UPDATED Ontario Gaming Commission to Bar Bets on UFC Cards for Integrity Concerns

Editor's note: The article has been updated at 3:30 p.m. ET on Dec. 1 to add the text of the statement from the AGCO.

Canadian fight fans from Kingston to Kenora can no longer bet on Ultimate Fighting Championship events for the foreseeable future.

Per ESPN on Thursday, the Alcohol Gaming Commission of Ontario (AGCO) has informed all sportsbooks in the province of Ontario, Canada, that they cannot offer any bets on UFC events going forward. The block has been issued for an indeterminate amount of time, and it is in effect immediately – this means, for example, that no person in Toronto can bet on any fight from UFC on ESPN 42 in Saturday. The AGCO will levy a far stricter ban than the New Jersey Division of Gambling Enforcement issued earlier in the month, where the state prohibited any books from allowing bets on any fight involving coach and former fighter James Krause, who helms the large team Glory MMA & Fitness.

The reason for the prohibition of all UFC wagers, according to ESPN, is “due to concerns about non-compliance with AGCO’s betting integrity requirements.” The AGCO did not specifically state any particular match or combatant that led to this decision. However, the UFC, Krause and others including recent competitor Darrick Minner, are all under investigation by Las Vegas-based betting integrity firm U.S. Integrity, a third-party organization that reviews anomalies on sportsbooks and reports that information to the commissions, books and promotions involved. The recent issue stemmed from a sudden surge of mid-event betting on Minner’s opponent, Nuerdanbieke Shayilan, at UFC Fight Night 214 in November.

That night, significant money poured in on Shayilan to win the fight, and also to win by stoppage. The line moved across the sportsbooks from roughly -220 to -370 in the span of just a few hours. Additionally, the betting lines of the bout lasting under 2.5 rounds moved from about -140 to -190 in that same stretch of time. This, according to rumor on social media, may have been due to a recently discovered injury that Minner carried into the matchup. The sudden line shift and irregularities were noticed by the sportsbooks, some of which promptly informed the aforementioned U.S. Integrity. Since the investigations began, Krause or his representatives have subsequently deleted a pay-to-access Discord channel that issued betting advice, as well as his YouTube channel that featured betting content.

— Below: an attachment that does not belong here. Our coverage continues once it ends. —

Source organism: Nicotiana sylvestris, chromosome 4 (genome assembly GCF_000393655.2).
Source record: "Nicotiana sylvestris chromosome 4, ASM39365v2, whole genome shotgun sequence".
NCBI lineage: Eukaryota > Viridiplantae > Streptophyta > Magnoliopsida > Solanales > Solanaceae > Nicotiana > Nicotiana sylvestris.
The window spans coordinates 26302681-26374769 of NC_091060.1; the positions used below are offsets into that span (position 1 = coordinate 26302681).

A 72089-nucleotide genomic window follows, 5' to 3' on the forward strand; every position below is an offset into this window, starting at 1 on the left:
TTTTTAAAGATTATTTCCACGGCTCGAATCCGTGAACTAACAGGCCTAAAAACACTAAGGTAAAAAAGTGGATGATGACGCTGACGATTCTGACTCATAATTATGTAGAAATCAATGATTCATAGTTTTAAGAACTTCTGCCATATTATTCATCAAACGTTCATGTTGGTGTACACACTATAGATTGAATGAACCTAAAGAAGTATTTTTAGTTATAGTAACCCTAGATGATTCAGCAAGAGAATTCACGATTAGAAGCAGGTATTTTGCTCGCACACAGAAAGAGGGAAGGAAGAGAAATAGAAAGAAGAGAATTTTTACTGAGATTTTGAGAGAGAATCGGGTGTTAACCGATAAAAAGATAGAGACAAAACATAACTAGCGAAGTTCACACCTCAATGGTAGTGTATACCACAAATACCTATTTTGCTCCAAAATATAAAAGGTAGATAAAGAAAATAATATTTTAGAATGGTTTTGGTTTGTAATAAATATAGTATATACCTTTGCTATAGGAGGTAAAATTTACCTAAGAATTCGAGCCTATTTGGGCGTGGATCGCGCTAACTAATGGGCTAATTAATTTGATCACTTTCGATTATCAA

The AGCO issued a statement about this decision, which read in part:

"In recent weeks, the AGCO has learned of publicized alleged incidents, including possible betting by UFC insiders, as well as reports of suspicious betting patterns in other jurisdictions.

Therefore, the AGCO is now taking this step in the public interest. AGCO has indicated to operators that, once the necessary remedial steps have been taken, they may provide information demonstrating that UFC bets or other betting productions meet the Registrar's Standards."

”The Standards exist to protect the betting public and to provide the necessary safeguards against odds manipulation, match-fixing and other integrity issues. This is not a decision we take lightly, knowing the popularity of UFC events in Ontario’s sports books. However, the risks of insider betting on event and wagering integrity should be highly concerning to all. It certainly is to us. We will continue to work with gaming operators, the OLG, iGaming Ontario and UFC to ensure that wagering on UFC events meets the AGCO’s Standards.”

The “Standards,” or the “Registrar’s Standards for Gaming, Internet Gaming, and Lottery,” are in place in the province to prevent any malfeasance on the part of interested bettors or those placing suspicious bets. The requirements listed in the Standards include “requiring operators to actively monitor the betting markets for suspicious betting activity” as well as “prohibiting insiders, including coaches, athletes and referees, from betting on certain events.” The UFC recently enacted a similar policy to prevent fighters or all connected individuals including teammates and immediate family members from betting on their fights. This type of regulation exists across practically all other major sports leagues ranging from MLB to the NHL.

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